11 inch edition, a short fiction project: Writer’s Block

I bought a typewritter. I bought a typewritter because I decided a typewritter would propel me to write. Push me to literary genius, or at least shake me out of the wordless waste I was in. So I figured out a way to waste time by hunting for the right typewritter on ebay.

I wanted something that would make me feel as if words would just spring to the page once I pulled a piece of paper through the thing. I convinced myself this was what I needed in order to write. So I hunted typewritters on ebay. You know; typerwritters are not all that inexpensive. And shipping, well, that could get up there. After all, it’s this hunk of metal with little moving parts, and it should be shipped carefully. So I wasted time, instead of words. I wasted time hunting down the perfect specimen. Nothing obscenely expensive, within the budget I had, and cute. It had to be cute, of course. Who could type on an ugly machine? Blue typewritters must be the most beloved of typewritters, because they were few and far between. And always a bit more than the others. And then there were the black examples. Large machines that you couldn’t imagine as portable, well, not by today’s standards of portable, anyway. Eventually, I found one. A darling small grey Royal. The Royals seemed to be a brand that held up. I hunted it and successfully won the auction.

Then I realized I would need ribbon. Becauase, you know, words don’t just appear on a screen from your touch with a typewritter. There’s a medium that goes with these hunking pieces of metal. Ribbon. So I had to basically guess at what sort of ribbon this new prize of mine would need, to thrust me into loquaciousness. Which meant, of course, another round of research and hunting. I bought ribbon I still wasn’t even sure about. And in the machine it looked loose to me. But it had appeared to be the best option. So.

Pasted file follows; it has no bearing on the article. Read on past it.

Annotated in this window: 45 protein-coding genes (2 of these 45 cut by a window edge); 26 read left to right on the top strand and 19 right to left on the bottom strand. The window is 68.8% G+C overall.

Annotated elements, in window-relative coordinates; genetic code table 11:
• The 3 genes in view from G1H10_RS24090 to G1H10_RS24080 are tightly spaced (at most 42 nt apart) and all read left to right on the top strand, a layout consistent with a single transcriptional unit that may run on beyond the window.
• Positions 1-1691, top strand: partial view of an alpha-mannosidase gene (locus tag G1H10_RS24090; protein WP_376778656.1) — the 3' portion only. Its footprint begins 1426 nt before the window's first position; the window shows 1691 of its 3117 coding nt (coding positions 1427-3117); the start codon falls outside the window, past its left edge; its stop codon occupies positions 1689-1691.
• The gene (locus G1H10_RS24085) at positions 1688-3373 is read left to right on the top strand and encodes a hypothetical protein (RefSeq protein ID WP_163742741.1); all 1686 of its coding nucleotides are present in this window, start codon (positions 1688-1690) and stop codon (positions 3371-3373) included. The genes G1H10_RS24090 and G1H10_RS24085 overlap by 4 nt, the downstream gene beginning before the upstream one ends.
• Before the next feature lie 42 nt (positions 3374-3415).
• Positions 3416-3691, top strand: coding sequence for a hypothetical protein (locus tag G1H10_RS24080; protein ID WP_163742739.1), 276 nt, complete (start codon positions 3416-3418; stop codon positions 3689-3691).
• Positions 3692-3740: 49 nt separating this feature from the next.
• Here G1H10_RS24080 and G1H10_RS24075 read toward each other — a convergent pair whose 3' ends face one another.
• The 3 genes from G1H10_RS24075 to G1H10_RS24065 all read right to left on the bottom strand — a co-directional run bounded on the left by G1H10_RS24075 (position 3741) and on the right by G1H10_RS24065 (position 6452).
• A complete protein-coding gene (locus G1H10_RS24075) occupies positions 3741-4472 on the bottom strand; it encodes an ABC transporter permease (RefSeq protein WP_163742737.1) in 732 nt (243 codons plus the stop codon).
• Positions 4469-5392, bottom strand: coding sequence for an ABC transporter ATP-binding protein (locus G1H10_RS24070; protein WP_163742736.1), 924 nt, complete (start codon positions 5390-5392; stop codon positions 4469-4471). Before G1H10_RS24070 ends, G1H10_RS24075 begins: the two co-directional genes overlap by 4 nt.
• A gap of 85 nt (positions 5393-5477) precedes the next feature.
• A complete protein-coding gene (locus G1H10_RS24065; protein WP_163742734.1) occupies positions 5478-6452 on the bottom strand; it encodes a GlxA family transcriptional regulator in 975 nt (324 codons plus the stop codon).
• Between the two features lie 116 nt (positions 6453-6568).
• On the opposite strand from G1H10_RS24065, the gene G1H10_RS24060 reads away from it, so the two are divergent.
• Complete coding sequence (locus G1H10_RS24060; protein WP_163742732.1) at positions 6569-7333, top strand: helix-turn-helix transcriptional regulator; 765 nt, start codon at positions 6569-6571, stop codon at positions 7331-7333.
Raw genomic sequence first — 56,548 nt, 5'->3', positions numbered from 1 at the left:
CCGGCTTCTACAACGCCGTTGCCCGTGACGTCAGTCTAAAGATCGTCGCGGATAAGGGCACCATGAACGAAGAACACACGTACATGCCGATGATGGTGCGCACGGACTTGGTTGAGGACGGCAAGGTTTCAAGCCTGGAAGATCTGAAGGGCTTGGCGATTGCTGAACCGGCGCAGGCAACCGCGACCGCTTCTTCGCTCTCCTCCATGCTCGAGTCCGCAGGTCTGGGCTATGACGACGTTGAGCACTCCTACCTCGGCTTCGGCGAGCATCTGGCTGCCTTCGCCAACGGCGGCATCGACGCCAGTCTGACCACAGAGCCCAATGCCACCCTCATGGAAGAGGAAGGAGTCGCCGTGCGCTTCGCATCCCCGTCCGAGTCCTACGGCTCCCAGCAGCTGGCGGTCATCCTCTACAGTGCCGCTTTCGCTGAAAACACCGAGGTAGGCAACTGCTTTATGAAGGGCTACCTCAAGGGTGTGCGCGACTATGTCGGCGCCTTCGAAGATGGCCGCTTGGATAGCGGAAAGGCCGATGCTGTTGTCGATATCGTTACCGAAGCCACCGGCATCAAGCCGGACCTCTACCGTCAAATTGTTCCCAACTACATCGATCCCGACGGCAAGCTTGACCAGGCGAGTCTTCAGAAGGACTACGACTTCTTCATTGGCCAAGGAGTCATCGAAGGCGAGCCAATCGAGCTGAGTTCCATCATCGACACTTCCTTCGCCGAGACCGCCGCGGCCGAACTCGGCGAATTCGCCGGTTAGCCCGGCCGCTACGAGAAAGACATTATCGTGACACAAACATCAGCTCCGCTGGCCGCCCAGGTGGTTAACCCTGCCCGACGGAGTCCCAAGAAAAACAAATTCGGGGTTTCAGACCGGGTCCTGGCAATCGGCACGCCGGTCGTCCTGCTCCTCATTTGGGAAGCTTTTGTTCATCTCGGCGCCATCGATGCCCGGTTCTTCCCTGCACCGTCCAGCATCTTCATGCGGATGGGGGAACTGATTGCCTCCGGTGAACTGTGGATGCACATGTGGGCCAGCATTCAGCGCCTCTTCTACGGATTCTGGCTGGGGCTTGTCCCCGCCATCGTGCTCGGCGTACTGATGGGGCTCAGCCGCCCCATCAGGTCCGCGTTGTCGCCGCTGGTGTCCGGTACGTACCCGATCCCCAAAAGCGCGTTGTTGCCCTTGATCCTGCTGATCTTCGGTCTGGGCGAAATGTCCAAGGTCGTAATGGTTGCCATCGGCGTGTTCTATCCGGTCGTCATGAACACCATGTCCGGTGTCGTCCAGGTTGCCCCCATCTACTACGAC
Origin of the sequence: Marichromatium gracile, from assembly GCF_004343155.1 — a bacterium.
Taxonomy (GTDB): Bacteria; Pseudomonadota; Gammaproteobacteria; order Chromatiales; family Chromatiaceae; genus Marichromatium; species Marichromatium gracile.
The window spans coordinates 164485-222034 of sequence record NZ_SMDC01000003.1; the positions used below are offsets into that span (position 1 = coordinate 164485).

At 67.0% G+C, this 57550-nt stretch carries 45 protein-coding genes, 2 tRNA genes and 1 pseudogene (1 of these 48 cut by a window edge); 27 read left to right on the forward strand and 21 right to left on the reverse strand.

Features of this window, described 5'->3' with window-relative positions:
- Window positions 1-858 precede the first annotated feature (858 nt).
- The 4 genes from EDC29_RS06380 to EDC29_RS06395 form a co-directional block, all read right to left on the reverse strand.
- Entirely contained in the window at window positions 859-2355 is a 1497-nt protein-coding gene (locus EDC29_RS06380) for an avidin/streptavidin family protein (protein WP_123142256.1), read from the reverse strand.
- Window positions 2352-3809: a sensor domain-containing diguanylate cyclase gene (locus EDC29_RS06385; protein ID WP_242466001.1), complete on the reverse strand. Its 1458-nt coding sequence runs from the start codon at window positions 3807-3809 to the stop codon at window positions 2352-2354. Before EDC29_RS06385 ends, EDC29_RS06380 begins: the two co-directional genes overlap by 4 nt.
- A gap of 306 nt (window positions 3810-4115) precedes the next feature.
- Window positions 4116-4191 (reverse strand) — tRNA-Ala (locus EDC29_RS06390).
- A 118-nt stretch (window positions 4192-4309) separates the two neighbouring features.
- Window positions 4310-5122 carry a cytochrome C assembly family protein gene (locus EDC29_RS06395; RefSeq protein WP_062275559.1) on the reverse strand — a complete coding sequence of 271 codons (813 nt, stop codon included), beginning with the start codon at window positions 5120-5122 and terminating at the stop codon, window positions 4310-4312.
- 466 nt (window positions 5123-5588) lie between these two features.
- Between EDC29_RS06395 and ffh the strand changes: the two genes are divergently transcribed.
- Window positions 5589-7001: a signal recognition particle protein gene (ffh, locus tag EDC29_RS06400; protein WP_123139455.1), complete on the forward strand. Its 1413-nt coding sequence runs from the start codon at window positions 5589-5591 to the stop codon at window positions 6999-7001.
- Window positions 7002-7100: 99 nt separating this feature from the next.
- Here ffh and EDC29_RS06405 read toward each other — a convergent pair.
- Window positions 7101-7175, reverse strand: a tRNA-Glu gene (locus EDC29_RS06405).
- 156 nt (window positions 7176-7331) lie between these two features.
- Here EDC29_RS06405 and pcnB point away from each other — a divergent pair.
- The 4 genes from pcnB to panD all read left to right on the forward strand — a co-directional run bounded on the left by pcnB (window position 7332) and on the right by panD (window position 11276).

I had a typewritter, the typewritter and ribbon in it. What I didn’t have was words. I sat there staring at the damn thing. Willing words to push forth from my fingers into this machine, which dinged at the end of the line, to let you know to manually advance to the next line. All I wanted to hear was a succession of dings. The sound of progression down a page. The sound of a writer. Instead, deafening silence. An overwhelming presence of simply nothing. Not a word, not a whisp of an idea. Deafening absence of anything worthwhile to say. To punch into existence on this perfect little machine I had found, hunted, with its imperfect ribbon. Sitting there, judging me in its lack of propper use. So I put the damn thing away; put the cover on it, put it in a cabinet. I put it away and picked up the latest issue of Vogue.

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